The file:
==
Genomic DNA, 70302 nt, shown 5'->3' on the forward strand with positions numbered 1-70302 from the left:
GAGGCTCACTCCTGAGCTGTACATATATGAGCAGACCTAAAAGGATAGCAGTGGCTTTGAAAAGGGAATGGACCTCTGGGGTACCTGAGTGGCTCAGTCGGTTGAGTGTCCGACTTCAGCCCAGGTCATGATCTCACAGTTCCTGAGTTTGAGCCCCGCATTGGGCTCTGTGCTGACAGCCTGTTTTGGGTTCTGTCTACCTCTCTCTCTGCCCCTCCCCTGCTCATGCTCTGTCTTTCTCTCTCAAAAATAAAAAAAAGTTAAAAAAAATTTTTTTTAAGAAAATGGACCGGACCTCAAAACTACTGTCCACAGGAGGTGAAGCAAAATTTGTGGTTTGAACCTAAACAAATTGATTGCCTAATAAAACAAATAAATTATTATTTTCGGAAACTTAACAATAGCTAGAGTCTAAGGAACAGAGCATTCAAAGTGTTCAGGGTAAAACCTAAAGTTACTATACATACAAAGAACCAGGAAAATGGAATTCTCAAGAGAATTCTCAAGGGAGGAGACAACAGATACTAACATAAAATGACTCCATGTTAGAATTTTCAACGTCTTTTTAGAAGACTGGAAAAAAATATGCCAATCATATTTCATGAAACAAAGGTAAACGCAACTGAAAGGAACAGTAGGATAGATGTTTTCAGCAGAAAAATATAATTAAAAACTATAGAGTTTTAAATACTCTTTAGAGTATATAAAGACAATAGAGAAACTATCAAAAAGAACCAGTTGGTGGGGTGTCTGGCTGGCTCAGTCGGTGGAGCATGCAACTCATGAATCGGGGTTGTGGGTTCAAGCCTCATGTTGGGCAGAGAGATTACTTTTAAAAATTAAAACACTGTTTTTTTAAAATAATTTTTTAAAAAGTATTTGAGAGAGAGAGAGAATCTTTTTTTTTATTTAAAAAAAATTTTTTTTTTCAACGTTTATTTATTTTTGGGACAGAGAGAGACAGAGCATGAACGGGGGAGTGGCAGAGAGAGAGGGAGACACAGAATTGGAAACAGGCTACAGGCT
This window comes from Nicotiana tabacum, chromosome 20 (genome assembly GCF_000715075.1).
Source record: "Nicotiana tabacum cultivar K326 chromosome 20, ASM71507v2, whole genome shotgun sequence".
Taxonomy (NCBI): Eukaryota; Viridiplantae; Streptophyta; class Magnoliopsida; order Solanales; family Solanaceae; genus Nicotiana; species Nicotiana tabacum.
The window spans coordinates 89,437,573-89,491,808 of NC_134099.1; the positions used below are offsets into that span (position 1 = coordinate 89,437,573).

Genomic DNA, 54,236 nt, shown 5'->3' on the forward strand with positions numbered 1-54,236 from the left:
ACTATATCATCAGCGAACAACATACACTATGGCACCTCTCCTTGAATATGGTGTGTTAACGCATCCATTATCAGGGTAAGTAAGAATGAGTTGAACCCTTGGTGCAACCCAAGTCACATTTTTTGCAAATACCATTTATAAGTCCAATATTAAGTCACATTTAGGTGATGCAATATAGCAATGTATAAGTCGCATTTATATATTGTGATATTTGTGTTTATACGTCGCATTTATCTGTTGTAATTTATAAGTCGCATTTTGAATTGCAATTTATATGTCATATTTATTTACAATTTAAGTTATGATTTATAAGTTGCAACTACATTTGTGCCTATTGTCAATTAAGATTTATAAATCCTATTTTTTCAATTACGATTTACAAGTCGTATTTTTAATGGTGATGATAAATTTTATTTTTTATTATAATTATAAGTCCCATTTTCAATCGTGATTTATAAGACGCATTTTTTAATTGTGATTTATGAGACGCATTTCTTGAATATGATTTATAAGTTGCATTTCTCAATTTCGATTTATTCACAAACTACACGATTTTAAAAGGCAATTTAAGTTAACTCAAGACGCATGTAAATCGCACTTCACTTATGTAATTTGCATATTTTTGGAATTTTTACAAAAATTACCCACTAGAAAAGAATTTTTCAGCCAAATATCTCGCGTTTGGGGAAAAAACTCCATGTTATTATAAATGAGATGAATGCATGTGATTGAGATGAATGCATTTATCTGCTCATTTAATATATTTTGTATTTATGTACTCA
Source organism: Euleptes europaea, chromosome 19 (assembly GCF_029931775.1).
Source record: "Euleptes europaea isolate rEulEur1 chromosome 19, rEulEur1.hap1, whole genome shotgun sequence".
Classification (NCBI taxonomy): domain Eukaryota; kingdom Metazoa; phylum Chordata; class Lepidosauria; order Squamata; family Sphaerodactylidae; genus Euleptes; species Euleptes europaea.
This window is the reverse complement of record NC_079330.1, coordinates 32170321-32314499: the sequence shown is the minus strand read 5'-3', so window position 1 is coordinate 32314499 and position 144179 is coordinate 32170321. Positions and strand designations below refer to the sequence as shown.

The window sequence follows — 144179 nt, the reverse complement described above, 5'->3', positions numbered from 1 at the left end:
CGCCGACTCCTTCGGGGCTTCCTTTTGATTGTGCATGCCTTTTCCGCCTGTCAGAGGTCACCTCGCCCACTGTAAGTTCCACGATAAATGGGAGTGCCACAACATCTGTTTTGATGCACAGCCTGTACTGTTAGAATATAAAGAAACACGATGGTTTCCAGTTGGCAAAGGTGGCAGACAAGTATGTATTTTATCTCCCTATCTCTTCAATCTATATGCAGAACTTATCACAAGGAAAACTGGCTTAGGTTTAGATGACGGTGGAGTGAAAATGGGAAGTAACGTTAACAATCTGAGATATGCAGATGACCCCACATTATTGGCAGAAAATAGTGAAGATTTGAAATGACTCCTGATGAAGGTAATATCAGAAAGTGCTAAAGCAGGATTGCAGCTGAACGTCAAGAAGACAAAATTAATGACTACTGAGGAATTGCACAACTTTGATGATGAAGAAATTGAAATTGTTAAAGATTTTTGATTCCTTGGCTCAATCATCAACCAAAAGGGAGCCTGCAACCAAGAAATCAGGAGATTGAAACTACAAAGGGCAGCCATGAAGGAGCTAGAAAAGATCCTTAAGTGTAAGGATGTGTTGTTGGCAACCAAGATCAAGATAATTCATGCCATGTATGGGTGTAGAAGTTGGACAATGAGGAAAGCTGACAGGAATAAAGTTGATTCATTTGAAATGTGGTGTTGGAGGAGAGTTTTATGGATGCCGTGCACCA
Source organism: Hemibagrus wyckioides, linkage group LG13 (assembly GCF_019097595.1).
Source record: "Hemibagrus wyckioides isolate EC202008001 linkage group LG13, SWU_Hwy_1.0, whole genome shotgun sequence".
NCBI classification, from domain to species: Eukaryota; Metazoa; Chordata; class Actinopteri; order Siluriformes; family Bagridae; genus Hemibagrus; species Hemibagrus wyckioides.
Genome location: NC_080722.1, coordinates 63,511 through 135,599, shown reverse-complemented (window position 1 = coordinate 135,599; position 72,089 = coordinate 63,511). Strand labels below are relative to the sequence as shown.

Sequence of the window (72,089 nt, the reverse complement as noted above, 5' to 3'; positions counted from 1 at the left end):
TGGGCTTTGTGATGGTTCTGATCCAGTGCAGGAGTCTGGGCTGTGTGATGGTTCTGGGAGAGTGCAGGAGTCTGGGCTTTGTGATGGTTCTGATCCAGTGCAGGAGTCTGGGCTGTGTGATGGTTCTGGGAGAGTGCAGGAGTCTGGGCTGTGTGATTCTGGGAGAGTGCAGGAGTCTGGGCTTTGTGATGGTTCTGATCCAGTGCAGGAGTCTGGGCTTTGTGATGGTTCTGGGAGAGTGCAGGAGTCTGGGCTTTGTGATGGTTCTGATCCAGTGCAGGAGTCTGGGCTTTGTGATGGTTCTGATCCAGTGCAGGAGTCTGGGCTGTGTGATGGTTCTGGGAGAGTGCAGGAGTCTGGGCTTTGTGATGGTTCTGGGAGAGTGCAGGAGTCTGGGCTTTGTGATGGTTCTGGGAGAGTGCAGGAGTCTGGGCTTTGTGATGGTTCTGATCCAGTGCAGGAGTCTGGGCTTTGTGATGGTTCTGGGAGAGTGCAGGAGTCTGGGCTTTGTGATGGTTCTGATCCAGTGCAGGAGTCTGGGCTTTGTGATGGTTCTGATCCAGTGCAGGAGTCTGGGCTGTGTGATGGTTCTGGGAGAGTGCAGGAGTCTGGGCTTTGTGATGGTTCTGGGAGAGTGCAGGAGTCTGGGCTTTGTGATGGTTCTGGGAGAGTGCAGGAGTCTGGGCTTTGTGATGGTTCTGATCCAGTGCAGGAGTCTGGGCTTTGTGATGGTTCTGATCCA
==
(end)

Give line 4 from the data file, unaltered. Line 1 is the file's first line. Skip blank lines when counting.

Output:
Source record: "Nicotiana tabacum cultivar K326 chromosome 20, ASM71507v2, whole genome shotgun sequence".